SAMUEL FINLEY TO WORTHINGTON
Chilicothe Feby 2d. 1811
Your favor of the 22d. January came to hand three days before the one of the 14th. You sent them I presume by Mails of different directions, and will discover thereby the advantage one has over the other. In replying to your letters I shall consider them as wrote at the same time.
You have reason to consider your being at Washington as surprising, especially taking into View the unwarranted opposition maintained against you by two of our members in our Legislature. Artful and insidious they have not ceased, by the basest means to traduce your Character. But my Friend, does not your election and such circumstances, afford you some consolation? You must be convinced that a maj- ority of your fellow Citizens begin to think differently of your merit
-- That their effusions, however sanctioned by legal information, do not bear the stamp of rectitude: but, however agreeable the opinion of the people in your favor, may be, it must fall infinitely short of the comfort arising from the approbation of your own conscience. It matters little to a pure mind what the world may think or say either for or against it.
You think war may result to the United States from the perturbed situation of our relations with foreign nations. You know I am but a sorry politician, but the idea has often forced itself upon me, that a temporary warfare might have a Sal- utary influence on our Country. I speak of war from without, and the remote situation of our country, from Nations, which make War a trade, will ever secure us from an extended Warfare, at least on 1-and, unless, throu h the disuse of Arms, and the baleful influence of foreign luxuries and manners,we become so enervated &s to become an easy prey to some rapacious invading power: therefore it is that war may be necessary, now and then, to maintain in us a martial spirit, and prevent our destruction. Peace is lovely -- is desirable. May God prepare us for his Will to- wards us!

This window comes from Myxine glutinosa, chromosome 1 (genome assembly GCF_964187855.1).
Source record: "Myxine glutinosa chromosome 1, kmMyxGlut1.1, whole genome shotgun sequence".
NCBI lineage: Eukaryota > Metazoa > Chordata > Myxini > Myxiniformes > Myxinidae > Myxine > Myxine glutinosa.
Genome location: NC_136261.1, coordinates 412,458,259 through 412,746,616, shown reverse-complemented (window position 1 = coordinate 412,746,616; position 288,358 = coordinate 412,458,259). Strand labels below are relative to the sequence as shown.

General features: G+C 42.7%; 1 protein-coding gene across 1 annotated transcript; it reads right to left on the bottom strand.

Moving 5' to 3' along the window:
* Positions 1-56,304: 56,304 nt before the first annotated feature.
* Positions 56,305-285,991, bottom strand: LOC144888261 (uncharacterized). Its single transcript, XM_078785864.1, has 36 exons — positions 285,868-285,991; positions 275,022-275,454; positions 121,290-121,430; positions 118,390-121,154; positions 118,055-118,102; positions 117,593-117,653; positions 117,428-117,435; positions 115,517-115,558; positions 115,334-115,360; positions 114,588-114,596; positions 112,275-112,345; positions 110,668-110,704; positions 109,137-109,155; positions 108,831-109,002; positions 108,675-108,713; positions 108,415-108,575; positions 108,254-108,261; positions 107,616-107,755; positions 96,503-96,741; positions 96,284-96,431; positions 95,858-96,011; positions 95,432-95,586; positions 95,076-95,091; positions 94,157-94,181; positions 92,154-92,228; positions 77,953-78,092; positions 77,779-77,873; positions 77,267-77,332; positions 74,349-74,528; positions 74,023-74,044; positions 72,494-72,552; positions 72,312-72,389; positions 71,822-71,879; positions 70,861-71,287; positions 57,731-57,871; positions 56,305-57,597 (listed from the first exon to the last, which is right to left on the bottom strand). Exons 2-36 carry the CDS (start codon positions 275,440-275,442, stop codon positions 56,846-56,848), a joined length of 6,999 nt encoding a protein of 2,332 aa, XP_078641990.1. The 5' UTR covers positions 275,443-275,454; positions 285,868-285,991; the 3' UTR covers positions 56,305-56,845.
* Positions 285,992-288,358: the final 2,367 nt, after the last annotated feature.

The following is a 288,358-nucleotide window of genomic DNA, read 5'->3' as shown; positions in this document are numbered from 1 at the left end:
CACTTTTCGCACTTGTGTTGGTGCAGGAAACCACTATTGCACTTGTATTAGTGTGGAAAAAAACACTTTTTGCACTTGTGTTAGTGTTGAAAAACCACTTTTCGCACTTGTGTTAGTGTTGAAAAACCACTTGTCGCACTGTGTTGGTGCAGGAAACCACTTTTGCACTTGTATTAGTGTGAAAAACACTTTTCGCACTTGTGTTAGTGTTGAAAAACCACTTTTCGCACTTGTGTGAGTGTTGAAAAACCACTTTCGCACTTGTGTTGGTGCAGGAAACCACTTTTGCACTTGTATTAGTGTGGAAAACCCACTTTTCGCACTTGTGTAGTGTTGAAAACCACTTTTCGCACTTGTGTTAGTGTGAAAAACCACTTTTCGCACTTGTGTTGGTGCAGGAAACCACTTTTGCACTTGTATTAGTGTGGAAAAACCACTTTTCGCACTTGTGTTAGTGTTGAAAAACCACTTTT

Your requisitions shall be complied with as far as they rest with me. I lifted your Obligation which was in Mr. Dunns hands. One of your obligations in the Bank for 800 doll is renewed, and next bank day, another for 200 dollars will be attended to. I have not yet seen Mrs. Worthington, as soon as I do shall enquire of her relative to what you propose.
I have now dismissed every concern but one, namely the election of Mr. K to the directory. I presume I was not explicit enough in the Statement made in my former letter. Although the directors, to whom you had spoken on the subject, were satisfied, yet their influence on the Stockholders, generally, was ineff- icient; and, if you recollect when you gave your reasons to Mr. C-e he mentioned his having spoke to Mr. K. and that he could not retract. Mr. W-l was perhaps in the same way; and altho the balance of the directors was, as I presume, in favor of Mr. Miller, they were unable to stem the opposition of the dissatisfied Stock- holders, and Mr. C-s personal force, aided by the [illeg.] he held. I do not re- collect distinctly, but think I informed you of a Conversation I had with Mr. K. antecedent to the election. He told me should he be elected, and his election tried to disturb the harmony of the Bank, he would resign. He said, upon my en- quiry, that Mr. C-n had never spoke with him on the Subject, but that he was told, that, in the event of his being chosen, he C-n would take Stock, but observed again that he never would be made the tool of any man or set of men, and that, if he continued a director, his whole influence should be exerted to promote the institution. He wishes an interview with you and expresses no doubt in Saying that he will be able to Satisfy you fully. I hope it may be the Case, for, I must
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